Tuesday, April 26, 2005

undramatic drama and other subjects

Except when leaping of its own accord, a tarantula isn't programmed to know what to do when all eight of its legs leave contact with the ground. If you know how to pick a tarantula up (and I do because I owned four of them as a kid), you'll notice its remarkable "default" setting: once off the ground and pinched between your thumb and index finger, the spider curls its legs defensively and does nothing else, attempting to present as small a target as possible to potential predators.

People are occasionally prone to acting like tarantulas when confronted with extremely foreign situations, slipping into neutral gear and waiting for the environment to present more favorable conditions.

One of my students today, SJ, was like this, nearly impossible to prompt into motion. SJ had signed up for my drama class, and was one of only two students. The other student, C, who'd done a little theater before, seemed to slip right into the rhythm of my lesson, but poor SJ was timid as hell and spoke very little English. When she did speak, she was barely audible, and I got the impression she was having second thoughts about signing up. It's going to be hard to maintain a decent energy level in the classroom if there are only two students, but I heard from the office that more students might be on the way. That'd be great, because with SJ's lack of responsiveness, today felt like a bit of a failure.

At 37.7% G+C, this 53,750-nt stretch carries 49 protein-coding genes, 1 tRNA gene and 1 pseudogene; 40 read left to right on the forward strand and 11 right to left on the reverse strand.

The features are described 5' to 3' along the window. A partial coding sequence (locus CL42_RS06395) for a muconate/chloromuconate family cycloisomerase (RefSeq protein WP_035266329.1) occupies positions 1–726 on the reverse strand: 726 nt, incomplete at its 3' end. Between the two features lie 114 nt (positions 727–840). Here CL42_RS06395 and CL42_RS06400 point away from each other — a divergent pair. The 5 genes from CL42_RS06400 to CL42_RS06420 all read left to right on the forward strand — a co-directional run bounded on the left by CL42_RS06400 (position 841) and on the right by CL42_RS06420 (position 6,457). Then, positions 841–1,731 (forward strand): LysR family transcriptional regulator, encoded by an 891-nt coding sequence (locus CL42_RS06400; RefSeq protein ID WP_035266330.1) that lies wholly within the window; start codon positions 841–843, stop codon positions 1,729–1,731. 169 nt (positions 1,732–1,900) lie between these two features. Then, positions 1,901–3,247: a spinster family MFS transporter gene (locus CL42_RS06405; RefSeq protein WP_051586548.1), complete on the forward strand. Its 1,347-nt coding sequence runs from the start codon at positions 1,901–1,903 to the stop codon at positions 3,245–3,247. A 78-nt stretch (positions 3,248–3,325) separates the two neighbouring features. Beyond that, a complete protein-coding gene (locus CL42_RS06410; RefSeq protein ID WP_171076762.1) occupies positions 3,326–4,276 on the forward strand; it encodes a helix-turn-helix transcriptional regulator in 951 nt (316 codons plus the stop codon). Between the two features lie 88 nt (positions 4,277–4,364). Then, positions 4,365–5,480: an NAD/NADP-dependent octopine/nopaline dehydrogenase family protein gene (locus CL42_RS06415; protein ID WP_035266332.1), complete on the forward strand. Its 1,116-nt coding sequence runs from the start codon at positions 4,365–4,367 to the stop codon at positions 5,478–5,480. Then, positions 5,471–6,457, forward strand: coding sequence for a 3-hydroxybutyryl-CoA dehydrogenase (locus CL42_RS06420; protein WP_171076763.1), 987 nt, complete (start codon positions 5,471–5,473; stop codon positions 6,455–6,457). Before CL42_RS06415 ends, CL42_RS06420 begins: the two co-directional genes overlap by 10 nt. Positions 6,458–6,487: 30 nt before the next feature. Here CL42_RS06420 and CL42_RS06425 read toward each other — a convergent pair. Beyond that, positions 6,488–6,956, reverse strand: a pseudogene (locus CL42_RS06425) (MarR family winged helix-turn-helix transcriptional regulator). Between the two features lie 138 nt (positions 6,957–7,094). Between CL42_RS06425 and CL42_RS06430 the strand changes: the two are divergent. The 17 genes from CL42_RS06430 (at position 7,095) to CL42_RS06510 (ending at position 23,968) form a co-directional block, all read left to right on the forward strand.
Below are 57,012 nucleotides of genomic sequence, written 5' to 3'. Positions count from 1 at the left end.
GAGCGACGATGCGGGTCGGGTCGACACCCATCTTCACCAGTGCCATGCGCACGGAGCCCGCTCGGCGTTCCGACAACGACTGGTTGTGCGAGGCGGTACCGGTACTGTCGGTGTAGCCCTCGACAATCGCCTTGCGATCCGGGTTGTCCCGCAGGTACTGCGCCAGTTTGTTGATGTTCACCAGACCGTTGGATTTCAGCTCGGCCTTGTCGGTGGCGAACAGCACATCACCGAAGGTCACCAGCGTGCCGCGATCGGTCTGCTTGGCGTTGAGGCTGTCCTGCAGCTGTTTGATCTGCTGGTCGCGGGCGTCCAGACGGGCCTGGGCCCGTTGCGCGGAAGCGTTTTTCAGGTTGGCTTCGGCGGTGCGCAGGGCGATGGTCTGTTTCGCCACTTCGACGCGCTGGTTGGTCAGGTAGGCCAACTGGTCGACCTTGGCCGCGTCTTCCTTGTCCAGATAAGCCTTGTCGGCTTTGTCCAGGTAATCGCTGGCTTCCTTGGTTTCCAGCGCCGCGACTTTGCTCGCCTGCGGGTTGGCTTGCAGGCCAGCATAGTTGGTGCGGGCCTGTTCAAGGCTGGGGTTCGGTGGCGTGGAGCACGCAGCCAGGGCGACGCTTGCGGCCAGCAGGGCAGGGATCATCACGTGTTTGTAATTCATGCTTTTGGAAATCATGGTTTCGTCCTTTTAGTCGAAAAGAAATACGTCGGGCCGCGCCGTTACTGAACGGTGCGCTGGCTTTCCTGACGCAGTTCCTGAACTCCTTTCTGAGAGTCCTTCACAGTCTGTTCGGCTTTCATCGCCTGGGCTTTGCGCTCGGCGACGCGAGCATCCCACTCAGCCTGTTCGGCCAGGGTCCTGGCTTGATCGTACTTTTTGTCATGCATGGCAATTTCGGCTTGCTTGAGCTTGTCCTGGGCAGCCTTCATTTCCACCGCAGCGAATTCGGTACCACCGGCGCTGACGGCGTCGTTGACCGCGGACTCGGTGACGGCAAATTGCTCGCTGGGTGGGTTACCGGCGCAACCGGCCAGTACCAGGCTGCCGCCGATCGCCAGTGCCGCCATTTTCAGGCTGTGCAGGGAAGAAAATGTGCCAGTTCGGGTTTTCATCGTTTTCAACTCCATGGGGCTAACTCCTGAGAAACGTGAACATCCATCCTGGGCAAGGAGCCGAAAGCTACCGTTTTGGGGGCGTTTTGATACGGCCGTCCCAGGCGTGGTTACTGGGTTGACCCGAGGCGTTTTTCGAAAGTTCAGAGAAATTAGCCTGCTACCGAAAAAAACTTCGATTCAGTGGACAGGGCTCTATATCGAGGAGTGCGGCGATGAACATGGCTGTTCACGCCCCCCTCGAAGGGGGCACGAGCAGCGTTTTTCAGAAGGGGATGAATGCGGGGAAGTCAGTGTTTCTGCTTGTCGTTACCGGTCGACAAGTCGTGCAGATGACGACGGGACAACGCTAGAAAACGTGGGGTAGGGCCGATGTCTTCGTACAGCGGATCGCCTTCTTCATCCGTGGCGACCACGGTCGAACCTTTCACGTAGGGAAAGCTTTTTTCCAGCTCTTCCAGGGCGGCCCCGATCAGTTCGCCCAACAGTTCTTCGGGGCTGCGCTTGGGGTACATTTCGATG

My other classes also have produced a mixed vibe. I think my first Mon-Wed-Fri class is perky and receptive to my teaching style, but the class following it strikes me as harder to motivate. I have no idea what my intermediate-level conversation students are like, since none of them showed up on Monday. Today's reading comprehension class seemed to go well, though some students felt the reading material (an online article about the Monday train wreck in Japan) was too difficult. I'm still in "you can't please everybody" mode, but will proceed with caution. It's a low-level reading comp class, and I don't want to overload them.

One student in the reading comp class also works at my office's front desk. I suppose she can now report everything I do in class, which means I need to be on my best behavior.

My 90-minute low-level conversation class today was a bit slow and rough, with students trying to speak to me in Korean. I had a chance to talk with them about "active vocabulary" versus "passive vocabulary"-- terms I whip out whenever I hear students voicing frustration about their inability to produce a wide variety of utterances even though they understand such a variety. I made it clear that the only solution for their woes was practice, practice, practice: you can't learn to produce language if you don't practice producing it. Listening isn't going to help you much, because listening and reading are all about building passive vocabulary. Active vocabulary is a whole different library, with only a tenuous connection to the passive. The students seemed to get what I was saying (I was pantomiming and drawing a goofy active/passive bar graph on the board), but I don't know how reassured they were.

Overall, I can't complain about my classes. No one has been overtly hostile. Most students have gone along with my corny jokes and gotten into the group work and other drills we do. Only my drama class worries me; I hope we get a few more students. Koreans are very good about teamwork, and students like the timid, inaudible SJ need a lot of peer support.


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